Mark A. Smith is professor of Political Science and an adjunct professor of Comparative Religion and Communication at the University of Washington. His research focuses on economic and religious groups, ideas, and influences in American politics. In his new book, Secular Faith: How Culture Has Trumped Religion in American Politics, Dr. Smith argues that religion is not nearly the unchanging conservative influence in American politics that we have come to think it is and is best understood as responding to changing political and cultural values rather than shaping them.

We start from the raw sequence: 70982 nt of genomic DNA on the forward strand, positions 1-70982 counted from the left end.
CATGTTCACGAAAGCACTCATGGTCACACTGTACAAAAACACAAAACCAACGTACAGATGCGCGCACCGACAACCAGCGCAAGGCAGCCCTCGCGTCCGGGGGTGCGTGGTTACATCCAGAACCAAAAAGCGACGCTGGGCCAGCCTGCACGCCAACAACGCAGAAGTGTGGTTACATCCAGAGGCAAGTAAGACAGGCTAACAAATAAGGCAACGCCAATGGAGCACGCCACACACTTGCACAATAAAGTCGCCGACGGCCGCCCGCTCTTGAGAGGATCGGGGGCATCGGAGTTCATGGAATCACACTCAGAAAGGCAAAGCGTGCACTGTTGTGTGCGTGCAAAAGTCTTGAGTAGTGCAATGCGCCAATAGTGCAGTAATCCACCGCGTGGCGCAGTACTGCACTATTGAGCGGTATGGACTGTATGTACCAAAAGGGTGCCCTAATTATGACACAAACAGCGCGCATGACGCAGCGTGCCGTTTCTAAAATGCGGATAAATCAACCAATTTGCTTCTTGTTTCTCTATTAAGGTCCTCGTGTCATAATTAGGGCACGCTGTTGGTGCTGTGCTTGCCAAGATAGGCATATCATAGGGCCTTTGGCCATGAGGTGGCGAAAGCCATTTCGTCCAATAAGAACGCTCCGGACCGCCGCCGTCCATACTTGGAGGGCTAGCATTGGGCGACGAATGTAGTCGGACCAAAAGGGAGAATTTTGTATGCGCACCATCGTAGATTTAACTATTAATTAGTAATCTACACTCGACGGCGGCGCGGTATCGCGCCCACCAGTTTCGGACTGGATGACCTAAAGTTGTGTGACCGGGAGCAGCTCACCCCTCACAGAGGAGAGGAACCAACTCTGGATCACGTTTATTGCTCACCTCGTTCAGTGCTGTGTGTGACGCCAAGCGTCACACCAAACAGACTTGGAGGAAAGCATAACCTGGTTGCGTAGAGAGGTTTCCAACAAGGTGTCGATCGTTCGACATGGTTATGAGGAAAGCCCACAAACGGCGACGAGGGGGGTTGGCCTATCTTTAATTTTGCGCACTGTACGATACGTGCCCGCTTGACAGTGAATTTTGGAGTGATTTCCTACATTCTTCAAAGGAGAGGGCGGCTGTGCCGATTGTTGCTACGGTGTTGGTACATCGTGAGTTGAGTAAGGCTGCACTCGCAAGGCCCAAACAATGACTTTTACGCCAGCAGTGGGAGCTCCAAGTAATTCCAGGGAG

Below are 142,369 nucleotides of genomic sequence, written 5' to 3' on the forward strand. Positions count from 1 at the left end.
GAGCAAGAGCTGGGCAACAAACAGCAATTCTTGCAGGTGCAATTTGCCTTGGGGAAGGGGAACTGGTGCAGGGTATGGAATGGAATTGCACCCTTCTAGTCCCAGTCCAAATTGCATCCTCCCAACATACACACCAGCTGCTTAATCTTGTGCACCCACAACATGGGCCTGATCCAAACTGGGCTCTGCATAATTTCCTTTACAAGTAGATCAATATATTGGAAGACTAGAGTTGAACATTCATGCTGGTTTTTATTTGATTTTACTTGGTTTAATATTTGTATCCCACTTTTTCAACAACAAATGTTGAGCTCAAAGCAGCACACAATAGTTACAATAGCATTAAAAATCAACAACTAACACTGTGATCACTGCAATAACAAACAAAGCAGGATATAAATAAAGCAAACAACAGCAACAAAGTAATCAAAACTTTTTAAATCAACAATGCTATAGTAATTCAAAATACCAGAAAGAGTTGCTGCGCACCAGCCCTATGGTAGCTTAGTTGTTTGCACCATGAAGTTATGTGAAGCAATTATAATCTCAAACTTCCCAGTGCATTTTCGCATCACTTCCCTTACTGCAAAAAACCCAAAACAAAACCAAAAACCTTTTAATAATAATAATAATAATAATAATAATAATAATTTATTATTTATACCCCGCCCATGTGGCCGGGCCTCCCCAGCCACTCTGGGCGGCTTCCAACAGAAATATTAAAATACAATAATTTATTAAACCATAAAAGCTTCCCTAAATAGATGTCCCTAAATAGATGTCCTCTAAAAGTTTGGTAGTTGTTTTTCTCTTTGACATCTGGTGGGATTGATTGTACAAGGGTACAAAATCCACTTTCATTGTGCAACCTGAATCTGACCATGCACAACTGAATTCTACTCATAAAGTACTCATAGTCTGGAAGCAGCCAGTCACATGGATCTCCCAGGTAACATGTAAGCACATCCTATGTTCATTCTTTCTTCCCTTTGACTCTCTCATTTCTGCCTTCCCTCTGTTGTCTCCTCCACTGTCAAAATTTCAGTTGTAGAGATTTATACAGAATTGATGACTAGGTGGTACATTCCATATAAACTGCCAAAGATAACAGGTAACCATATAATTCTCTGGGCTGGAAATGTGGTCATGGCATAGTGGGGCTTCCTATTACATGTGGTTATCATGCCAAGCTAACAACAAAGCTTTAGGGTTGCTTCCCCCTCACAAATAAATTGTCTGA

This week on State of Belief Radio, I provided some context in a segment about recent claims that black Americans will abandon President Obama over his endorsement of same-sex marriage. I observed:
What the poll really reveals is that these issues rank very, very low on minority voters’ radar screens. We had, for example, less than one in five, so only 18% saying, for example, that the issue of same-sex marriage among African-Americans was a critical issue facing the country today. And you compare that to more than seven in ten saying that the economy is the critical issue. So like most Americans, actually, in this election cycle, minority voters are just very tightly focused on the economy…
Last week, I published a post on his Washington Post blog, “Figuring Faith,” in which I sketched out three reasons why Obama’s stance on same-sex marriage won’t hurt him among black Americans.
Watch the segment below: